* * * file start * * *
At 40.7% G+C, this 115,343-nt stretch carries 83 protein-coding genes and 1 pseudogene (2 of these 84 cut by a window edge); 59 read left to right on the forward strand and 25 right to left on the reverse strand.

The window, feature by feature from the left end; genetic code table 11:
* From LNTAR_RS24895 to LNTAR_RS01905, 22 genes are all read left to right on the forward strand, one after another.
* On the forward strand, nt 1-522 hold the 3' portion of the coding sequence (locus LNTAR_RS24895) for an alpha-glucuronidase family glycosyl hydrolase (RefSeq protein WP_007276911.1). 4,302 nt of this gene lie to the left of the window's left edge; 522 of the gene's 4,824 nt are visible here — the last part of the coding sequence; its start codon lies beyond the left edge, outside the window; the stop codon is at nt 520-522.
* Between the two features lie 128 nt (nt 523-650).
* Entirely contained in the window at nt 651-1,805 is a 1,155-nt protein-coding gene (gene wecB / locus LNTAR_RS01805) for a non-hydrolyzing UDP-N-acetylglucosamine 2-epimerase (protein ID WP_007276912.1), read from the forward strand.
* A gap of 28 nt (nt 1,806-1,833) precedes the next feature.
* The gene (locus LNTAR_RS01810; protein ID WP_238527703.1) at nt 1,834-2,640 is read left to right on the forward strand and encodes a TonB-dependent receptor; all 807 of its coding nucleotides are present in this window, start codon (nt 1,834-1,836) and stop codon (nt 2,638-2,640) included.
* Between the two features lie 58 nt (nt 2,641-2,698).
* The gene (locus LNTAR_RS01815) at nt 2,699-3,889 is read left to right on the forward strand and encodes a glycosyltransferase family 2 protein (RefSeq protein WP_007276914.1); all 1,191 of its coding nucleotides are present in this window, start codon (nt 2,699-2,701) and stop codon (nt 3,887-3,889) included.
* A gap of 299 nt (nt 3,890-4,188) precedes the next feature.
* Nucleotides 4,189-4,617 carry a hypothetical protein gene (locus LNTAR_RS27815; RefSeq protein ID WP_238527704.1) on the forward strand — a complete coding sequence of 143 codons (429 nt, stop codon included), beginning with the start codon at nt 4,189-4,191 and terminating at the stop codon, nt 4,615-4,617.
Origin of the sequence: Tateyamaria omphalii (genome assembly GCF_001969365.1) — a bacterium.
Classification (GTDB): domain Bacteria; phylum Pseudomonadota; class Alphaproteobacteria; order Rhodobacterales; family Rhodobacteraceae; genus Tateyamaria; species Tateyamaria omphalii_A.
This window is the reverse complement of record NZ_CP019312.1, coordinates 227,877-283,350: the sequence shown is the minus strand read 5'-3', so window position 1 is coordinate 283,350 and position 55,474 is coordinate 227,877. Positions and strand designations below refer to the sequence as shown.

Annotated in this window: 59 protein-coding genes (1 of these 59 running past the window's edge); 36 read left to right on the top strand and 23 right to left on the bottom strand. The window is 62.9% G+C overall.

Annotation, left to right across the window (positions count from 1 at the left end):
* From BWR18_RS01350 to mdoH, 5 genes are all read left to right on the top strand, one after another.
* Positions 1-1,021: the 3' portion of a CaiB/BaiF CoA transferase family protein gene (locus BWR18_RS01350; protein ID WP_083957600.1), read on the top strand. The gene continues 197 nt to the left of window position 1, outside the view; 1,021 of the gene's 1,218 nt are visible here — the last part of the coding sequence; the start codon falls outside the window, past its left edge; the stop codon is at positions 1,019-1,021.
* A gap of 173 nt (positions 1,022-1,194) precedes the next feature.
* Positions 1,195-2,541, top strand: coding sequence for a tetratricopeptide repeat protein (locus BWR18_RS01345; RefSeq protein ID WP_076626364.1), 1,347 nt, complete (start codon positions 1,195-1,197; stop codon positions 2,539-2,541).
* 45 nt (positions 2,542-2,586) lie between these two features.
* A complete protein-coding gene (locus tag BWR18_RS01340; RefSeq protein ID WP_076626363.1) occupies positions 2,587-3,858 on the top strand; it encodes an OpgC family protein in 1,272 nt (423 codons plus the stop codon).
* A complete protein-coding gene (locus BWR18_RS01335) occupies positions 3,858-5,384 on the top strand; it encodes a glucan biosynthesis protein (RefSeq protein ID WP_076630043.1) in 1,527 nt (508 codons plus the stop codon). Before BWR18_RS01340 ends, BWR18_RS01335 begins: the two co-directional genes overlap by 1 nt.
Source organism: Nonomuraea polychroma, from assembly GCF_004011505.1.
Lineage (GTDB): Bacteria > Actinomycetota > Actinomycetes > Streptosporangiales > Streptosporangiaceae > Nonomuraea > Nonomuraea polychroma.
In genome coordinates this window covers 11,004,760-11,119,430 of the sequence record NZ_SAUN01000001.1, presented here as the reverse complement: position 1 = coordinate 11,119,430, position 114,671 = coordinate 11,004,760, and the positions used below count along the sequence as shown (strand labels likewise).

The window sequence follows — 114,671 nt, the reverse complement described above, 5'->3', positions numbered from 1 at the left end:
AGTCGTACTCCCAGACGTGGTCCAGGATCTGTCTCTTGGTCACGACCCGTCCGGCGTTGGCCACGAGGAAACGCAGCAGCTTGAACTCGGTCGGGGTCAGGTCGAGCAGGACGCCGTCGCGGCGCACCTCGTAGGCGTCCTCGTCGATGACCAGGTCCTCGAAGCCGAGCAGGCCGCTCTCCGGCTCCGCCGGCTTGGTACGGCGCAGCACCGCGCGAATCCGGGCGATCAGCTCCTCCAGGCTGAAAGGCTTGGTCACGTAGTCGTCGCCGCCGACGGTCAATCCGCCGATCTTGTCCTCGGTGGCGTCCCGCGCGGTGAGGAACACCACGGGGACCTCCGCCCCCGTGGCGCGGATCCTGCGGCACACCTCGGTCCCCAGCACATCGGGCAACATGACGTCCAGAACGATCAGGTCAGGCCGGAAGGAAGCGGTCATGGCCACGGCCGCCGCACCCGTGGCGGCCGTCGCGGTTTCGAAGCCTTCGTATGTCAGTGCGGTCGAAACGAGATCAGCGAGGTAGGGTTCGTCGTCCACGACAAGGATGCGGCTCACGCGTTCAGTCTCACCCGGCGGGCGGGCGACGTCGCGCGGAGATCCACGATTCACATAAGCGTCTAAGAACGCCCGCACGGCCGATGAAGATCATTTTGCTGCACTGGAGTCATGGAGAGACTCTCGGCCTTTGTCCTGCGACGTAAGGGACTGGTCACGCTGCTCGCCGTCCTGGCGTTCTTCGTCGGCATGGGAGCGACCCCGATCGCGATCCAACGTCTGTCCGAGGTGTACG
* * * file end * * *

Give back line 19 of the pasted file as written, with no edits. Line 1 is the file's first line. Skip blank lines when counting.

* Positions 1-1,021: the 3' portion of a CaiB/BaiF CoA transferase family protein gene (locus BWR18_RS01350; protein ID WP_083957600.1), read on the top strand. The gene continues 197 nt to the left of window position 1, outside the view; 1,021 of the gene's 1,218 nt are visible here — the last part of the coding sequence; the start codon falls outside the window, past its left edge; the stop codon is at positions 1,019-1,021.